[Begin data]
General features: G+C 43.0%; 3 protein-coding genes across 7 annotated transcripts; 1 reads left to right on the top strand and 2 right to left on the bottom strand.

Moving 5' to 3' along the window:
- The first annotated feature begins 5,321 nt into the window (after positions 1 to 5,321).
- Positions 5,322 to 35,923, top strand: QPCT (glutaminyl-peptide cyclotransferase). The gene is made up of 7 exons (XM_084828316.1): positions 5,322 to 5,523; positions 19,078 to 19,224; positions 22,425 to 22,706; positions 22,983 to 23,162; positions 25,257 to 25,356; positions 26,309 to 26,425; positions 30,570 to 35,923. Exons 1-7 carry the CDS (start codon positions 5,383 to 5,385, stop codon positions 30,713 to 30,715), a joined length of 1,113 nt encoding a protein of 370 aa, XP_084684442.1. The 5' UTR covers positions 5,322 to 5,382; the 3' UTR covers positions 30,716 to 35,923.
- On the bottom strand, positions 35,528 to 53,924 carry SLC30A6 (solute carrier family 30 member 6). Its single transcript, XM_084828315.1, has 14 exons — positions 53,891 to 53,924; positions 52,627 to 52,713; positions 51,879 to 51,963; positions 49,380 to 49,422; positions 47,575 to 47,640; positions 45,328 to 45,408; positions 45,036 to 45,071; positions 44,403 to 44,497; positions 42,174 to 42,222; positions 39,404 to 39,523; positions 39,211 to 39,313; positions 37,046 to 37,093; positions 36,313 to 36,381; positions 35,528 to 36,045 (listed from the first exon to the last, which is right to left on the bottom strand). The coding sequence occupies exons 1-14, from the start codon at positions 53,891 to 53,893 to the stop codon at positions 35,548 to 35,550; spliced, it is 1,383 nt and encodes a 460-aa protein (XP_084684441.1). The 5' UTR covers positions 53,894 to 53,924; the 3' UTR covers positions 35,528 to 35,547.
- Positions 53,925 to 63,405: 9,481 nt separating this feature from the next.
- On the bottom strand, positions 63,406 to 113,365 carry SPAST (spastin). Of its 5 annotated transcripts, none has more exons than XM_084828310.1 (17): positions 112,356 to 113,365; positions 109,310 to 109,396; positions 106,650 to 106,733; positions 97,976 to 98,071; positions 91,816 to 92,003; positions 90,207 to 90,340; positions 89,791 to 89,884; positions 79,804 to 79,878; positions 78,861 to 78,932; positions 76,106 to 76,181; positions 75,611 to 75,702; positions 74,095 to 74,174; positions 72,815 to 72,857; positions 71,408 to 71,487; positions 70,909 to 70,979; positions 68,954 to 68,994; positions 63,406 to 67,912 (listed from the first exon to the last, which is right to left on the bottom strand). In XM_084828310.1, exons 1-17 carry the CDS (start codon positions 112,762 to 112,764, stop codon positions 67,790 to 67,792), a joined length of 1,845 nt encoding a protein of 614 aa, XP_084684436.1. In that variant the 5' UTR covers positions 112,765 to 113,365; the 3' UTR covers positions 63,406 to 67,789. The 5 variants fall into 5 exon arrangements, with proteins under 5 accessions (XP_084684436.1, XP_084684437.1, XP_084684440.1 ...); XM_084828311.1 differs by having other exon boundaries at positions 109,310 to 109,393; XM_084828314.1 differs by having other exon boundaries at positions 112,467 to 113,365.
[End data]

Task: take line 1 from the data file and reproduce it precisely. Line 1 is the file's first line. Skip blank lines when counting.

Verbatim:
General features: G+C 43.0%; 3 protein-coding genes across 7 annotated transcripts; 1 reads left to right on the top strand and 2 right to left on the bottom strand.